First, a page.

10.00

-6.1% (-2.9%)

+3.0%

+2.5%(+0.3%)

Partial rebound after November’s closures

Euro-zone retail sales are likely to have rebounded in December, largely as a result of France re-opening non-essential shops. But tighter restrictions point to a poor start to 2021.

In November, euro-zone retail sales fell by 6.1% m/m, due to the closures of non-essential shops in several countries including France. In general, these were re-opened for much if not all of December. The national data show jumps in retail sales in France and Ireland, and a small rise in Spain. However, Germany and Netherlands closed their shops in mid-December. In the Netherlands, we already know that this caused a 10.9% m/m drop in retail sales. Overall, we think that euro-zone retail sales might have risen by about 2.5% m/m in October, leaving sales still slightly below their pre-pandemic level. (See Chart 5.)

Retail will clearly make a very weak start to 2021, given the substantial restrictions that are now in place throughout the region.

Chart 5: Euro-zone Retail Sales (Feb. 2020 = 100)

Sources: Refinitiv, Capital Economics


Economic Diary & Forecasts

Upcoming Events and Data Releases

Date

Country

Release/Indicator/Event

Time CET

Time (GMT)

Previous*

Median*

CE Forecasts*

Mon 1st

Spa

Markit Manufacturing PMI (Jan)

09.15

(08.15)

51.0

Ita

Markit Manufacturing PMI (Jan)

09.45

(08.45)

52.8

Ita

Unemployment Rate (Dec, Prov.)

10.00

(09.00)

8.9%

EZ

Markit Manufacturing PMI (Jan, Fin)

10.00

(09.00)

54.7p

54.7

54.7

EZ

Unemployment Rate (Dec)

11.00

(10.00)

8.3%

8.3%

8.3%

Tue 2nd

Ger

Retail Sales (Dec)

08.00

(07.00)

+1.9%(+5.6%)

-2.3%(+4.7%)

Fra

CPI (Jan, Prov., EU Harm.)

08.45

(07.45)

+0.2%(+0.0%)

Spa

Change in Unemployment (Jan)

09.00

(08.00)

+36,800

Ita

GDP (Q4, Prov, q/q(y/y))

10.00

(09.00)

+15.9%(-5.0%)

-2.2%

-2.0%(-6.6%)

Por

GDP (Q4, Prov., q/q(y/y))

10.30

(09.30)

+13.3%(-5.7%)

-3.0%(-9.2%)

EZ

GDP (Q4, Prel. Flash Est., q/q(y/y))

11.00

(10.00)

+12.5%(-4.3%)

-1.7%(-6.1%)

-1.0%(-5.4%)

Wed 3rd

Spa

Markit Composite PMI (Jan)

09.15

(08.15)

48.7

47.0

Ita

Markit Composite PMI (Jan)

09.45

(08.45)

43.0

42.0

Fra

Markit Composite PMI (Jan, Fin.)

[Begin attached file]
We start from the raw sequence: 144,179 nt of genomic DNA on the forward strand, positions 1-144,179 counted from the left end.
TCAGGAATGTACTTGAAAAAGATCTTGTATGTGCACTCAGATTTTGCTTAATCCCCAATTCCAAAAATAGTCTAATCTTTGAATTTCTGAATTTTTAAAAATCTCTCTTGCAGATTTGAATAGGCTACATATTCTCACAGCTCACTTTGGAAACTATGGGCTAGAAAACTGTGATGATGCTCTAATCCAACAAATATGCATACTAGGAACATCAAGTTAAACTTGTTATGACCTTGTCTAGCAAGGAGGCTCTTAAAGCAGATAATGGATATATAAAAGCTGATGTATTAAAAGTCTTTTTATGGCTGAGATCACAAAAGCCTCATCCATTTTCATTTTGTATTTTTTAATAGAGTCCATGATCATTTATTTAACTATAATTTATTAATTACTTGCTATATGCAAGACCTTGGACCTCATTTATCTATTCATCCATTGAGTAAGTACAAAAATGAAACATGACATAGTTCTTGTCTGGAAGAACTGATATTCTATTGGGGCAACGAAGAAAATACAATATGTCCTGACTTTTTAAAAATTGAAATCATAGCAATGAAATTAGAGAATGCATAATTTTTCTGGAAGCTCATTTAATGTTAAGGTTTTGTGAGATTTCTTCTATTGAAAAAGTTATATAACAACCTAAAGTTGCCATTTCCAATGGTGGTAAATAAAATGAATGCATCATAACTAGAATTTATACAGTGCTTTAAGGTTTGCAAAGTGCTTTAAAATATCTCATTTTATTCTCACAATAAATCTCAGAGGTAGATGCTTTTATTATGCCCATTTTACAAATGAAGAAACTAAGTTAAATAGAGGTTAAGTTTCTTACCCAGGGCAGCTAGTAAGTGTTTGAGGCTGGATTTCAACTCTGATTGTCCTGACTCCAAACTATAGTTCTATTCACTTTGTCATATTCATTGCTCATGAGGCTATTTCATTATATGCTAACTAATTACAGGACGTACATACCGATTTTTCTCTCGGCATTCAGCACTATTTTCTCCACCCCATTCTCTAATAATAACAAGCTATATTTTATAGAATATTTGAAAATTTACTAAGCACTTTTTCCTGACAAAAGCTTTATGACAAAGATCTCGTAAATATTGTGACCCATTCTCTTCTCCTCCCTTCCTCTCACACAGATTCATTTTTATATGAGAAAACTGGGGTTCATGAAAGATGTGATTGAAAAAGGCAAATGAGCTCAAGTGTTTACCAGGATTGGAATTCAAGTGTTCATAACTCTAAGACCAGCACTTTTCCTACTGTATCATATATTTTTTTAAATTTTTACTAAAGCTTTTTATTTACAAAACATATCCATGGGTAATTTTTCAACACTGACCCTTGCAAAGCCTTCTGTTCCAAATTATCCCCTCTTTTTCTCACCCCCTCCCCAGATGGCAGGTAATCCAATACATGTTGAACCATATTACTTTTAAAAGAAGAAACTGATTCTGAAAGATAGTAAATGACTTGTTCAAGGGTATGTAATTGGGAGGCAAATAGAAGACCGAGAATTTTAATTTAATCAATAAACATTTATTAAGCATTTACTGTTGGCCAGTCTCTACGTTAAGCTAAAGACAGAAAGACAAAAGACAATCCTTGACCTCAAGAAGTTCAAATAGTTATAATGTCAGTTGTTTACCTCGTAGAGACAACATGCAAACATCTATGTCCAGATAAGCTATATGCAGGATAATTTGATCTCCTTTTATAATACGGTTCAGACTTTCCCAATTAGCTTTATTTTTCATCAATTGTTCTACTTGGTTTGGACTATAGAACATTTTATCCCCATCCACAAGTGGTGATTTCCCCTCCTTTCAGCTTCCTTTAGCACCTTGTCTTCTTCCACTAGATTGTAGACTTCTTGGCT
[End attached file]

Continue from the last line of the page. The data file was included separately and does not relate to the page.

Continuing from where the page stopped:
09.50

(08.50)

47.0p

47.0

Ger

Markit Composite PMI (Jan, Fin.)

09.55

(08.55)

50.8p

50.8

50.8

EZ

Markit Composite PMI (Jan, Fin)

10.00

(09.00)

47.5p

47.5

47.5

Ita

CPI (Jan, Prov, EU Harm.)

11.00

(10.00)

+0.2%(-0.3%)

(+0.0%)

EZ

PPI (Dec)

11.00

(10.00)

+0.4%(-1.9%)

EZ

CPI (Jan, Prov.)

11.00

(10.00)

+0.3%(-0.3%)

(+0.4%)

+0.4% (+1.2%)

EZ

Core CPI (Jan, Flash)

11.00

(10.00)

+0.4%(+0.2%)

(+0.7%)

-1.0% (+1.0%)

Thu 4th

EZ

ECB Economic Bulletin

10.00

(09.00)

EZ

Retail Sales (Dec)

11.00

(10.00)

-6.1%(-2.9%)

+3.0%

+2.5%(+0.3%)

Fri 5th

Ger

Factory Orders (Dec)

08.00

(07.00)

+2.3%(+6.3%)

-1.9%(+3.7%)

Ita

Retail Sales (Dec)

10.00

(09.00)

-6.9%(-8.1%)

Selected future data releases and events

Mon 8th

Ger

Industrial Production (Dec)

08.00

(07.00)

+0.9%(-2.6%)

Fri 12th

EZ

Industrial Production (Dec)

11.00

(10.00)

+2.5%(-0.6%)

*m/m(y/y) unless otherwise stated. p=provisional. Sources: Bloomberg, Capital Economics

Main Economic & Market Forecasts

%q/q(%y/y) unless stated

Latest

Q4 2020

Q1 2021

Q2 2021

Q3 2021

Q4 2021

2019

2020

2021

2022

GDP

+12.5(-4.3)

-1.0(-5.4)

-0.5(-2.7)

+2.2(+12.6)

+2.2(+2.3)

+1.1(+5.0)

+1.3

-7.0

+4.0

+4.0

Household Spending

+14.0(-4.6)

-2.5(-7.0)

-0.7(-3.4)

+2.5(+13.1)

+2.4(+1.6)

+1.8(+6.1)

+1.3

-7.9

+4.1

+4.8

HICP (%y/y)

-0.3 (Dec)

-0.3

0.0

0.7

0.9

1.3

+1.2

+0.3

+0.8

+0.8

Unemployment Rate (%)

8.3 (Nov)

8.4

8.6

8.8

8.6

8.4

7.6

8.0

8.5

8.0

Depo Rate, end period (%)

-0.50

-0.50

-0.50

-0.50

-0.50

-0.50

-0.50

-0.50

-0.50

-0.50

10yr Bund Yield, end period (%)

-0.50

-0.58

-0.50

-0.50

-0.50

-0.50

-0.19

-0.58

-0.50

-0.50

$/euro, end period

1.21

1.22

1.22

1.23

1.24

1.25

1.12

1.22

1.25

1.30

£/euro, end period

0.89

0.89

0.89

0.89

0.89

0.89

0.85

0.89

0.89

0.90

Sources: Bloomberg, Capital Economics


Andrew Kenningham, Chief Europe Economist, andrew.kenningham@capitaleconomics.com